PLC Valve Control Ladder Logic Programming

Digital Inputs for PLCs

  1. Valve Open Feedback
  2. Valve Close Feedback

PLC Valve Control Ladder Logic Programming

Any pneumatic valve that wants to function needs an instrument air supply. In order to set the needed air supply to the valve and remove any liquid or particle matter from the instrument air supply, an air filter regulator is utilized.

A solenoid valve connects the air filter regulator’s output to the valve actuator. The instrument air supply to the valve actuator is controlled by this solenoid valve, which turns it on and off.

Consider the normally closed (NC) type solenoid valve (SOV). The instrument air supply will be cut off because the SOV is normally closed in the usual position, which is also known as the off position or de-energized state. The SOV becomes normally open (NO) when the PLC sends the instruction to activate it, allowing the instrument air supply to pass through.

Several people frequently mix up the terms valve actuator and solenoid valve. ON/OFF valves have limit switches or proximity switches to detect when the valve is fully open or fully closed. They are therefore linked to the digital inputs of the PLC. PLC can therefore determine if a valve is fully open or fully closed in the field and communicate this information to the operator using graphics.

Think about our ON/OFF valve as The valve is open when it is of the normally-open kind. In other words, the proximity or limit switch for open feedback will be activated by default, while the switch for close feedback will be in the de-powered state.

PLCs are commonly used in industrial automation systems to monitor and control the performance of numerous pieces of machinery and processes. Controlling the operation of valves, which are used to manage the flow of fluids and gases throughout industrial operations, is one of a PLC’s primary responsibilities. Ladder logic programming, which is a graphical programming language created specifically for Allen Bradley PLCs, can be used to achieve the valve control function.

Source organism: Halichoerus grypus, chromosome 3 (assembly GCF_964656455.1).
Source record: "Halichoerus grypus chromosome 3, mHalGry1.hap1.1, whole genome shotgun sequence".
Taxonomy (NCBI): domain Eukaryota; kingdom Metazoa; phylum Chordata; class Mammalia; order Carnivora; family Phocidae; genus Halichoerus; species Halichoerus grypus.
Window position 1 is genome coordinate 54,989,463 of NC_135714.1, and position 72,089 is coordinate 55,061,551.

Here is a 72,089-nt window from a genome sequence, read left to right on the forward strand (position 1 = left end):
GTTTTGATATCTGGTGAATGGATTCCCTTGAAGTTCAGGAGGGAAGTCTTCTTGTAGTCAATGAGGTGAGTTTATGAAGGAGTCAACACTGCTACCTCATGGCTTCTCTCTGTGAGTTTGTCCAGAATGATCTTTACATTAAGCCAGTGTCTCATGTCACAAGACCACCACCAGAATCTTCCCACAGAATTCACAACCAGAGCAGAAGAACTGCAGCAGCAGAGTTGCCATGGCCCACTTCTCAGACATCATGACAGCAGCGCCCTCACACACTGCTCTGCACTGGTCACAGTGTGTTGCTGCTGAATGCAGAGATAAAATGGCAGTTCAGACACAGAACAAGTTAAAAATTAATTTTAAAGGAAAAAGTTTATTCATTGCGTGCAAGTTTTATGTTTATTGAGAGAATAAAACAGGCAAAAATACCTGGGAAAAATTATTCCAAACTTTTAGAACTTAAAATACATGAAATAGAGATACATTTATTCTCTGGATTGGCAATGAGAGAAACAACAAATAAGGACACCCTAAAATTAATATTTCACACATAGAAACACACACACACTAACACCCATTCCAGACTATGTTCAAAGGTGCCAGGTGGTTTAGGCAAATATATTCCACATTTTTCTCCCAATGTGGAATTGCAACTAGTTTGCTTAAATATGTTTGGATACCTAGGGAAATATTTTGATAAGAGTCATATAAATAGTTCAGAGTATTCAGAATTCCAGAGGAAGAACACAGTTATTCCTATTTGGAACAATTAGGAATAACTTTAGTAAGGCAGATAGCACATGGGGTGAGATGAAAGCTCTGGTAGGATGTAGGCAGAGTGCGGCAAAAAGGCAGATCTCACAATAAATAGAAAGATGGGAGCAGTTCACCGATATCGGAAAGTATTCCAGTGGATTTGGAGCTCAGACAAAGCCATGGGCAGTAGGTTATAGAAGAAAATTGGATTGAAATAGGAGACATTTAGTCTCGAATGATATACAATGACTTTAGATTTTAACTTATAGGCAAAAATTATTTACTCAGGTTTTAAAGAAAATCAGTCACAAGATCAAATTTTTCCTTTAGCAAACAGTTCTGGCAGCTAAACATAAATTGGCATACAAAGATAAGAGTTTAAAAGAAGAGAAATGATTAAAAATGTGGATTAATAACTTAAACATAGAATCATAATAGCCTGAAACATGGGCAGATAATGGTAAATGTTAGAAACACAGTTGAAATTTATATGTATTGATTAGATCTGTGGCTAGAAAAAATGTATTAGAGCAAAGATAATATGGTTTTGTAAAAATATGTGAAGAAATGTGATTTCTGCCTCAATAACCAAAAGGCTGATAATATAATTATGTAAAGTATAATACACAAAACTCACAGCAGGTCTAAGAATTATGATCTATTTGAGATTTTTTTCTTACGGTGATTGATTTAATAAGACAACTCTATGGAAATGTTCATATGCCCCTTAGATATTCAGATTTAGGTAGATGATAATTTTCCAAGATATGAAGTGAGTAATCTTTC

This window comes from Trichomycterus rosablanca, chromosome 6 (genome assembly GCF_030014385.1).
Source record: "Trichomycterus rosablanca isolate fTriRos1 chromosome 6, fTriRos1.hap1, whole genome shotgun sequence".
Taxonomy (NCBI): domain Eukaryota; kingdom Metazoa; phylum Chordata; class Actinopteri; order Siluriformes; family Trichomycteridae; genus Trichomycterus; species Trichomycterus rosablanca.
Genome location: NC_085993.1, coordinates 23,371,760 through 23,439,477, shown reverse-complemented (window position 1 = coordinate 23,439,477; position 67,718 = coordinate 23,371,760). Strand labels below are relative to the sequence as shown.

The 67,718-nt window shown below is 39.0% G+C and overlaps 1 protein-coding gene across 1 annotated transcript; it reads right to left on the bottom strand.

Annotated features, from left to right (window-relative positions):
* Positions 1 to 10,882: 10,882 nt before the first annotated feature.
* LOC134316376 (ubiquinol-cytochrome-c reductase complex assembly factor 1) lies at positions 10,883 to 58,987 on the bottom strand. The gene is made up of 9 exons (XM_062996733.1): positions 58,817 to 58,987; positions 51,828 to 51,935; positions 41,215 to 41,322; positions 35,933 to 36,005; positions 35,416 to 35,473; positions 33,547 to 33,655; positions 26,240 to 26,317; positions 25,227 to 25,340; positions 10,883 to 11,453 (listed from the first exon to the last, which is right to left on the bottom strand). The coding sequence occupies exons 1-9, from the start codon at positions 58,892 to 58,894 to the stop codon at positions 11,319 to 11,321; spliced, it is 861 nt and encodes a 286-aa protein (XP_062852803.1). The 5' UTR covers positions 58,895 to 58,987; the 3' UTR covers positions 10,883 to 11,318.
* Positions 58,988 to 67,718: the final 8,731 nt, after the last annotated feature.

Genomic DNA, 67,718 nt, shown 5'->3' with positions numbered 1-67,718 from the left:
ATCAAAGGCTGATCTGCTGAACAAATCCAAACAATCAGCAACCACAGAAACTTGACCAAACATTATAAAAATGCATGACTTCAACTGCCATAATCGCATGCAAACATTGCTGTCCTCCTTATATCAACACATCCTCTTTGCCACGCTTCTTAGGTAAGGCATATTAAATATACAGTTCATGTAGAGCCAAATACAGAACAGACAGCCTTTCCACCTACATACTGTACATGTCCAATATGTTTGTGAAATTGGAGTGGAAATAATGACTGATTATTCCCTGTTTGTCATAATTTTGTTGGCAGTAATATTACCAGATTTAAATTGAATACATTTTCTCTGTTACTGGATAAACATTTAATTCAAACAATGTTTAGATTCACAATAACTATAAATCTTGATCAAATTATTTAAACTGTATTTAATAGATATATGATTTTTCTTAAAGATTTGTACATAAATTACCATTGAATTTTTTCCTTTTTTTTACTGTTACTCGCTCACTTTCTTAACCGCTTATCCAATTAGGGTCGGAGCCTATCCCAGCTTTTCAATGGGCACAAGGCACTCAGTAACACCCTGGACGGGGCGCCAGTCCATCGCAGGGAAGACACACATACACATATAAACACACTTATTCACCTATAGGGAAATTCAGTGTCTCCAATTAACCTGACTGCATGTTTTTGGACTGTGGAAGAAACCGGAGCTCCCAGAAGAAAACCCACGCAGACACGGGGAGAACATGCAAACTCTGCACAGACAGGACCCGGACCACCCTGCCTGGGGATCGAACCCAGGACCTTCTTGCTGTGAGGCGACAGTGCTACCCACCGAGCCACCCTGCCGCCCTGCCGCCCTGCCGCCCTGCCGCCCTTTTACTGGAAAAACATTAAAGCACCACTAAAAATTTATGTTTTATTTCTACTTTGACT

The fundamental steps to writing a ladder logic program for valve control are as follows:

1. Define the inputs:

The status of the switches and sensors that determine the location and operation of the valve, such as limit switches, position sensors, and pressure sensors, will often comprise the program’s inputs. These inputs will be used to assess the valve’s state right now and to start the proper control processes.

2. Define the outputs:

The signals from the program’s outputs will be used to control how the valve operates, such as signals for opening and closing the valve, controlling pressure or flow rate, or giving the operator feedback.

3. Create the ladder logic diagram:

The ladder logic diagram illustrates the control logic that specifies the steps that must be taken in order to control the valve. The illustration consists of rungs, each of which stands for a distinct control operation.

4. Add the control logic:

A set of directives that specify the actions to be conducted in response to the input signals make up the control logic. The control logic would activate the proper output signal to open the valve, for instance, if the position sensor detected that the valve was closed and the operator signaled for the valve to be opened.

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Some common ladder logic instructions used in valve control programming include:

Set and reset coils: These instructions are used to, depending on the input signal, turn an output on or off, respectively.

Instructions for a timer and a counter: These instructions are used to create timed or counted delays in a program, which can be used to order operations or limit the length of a certain action.

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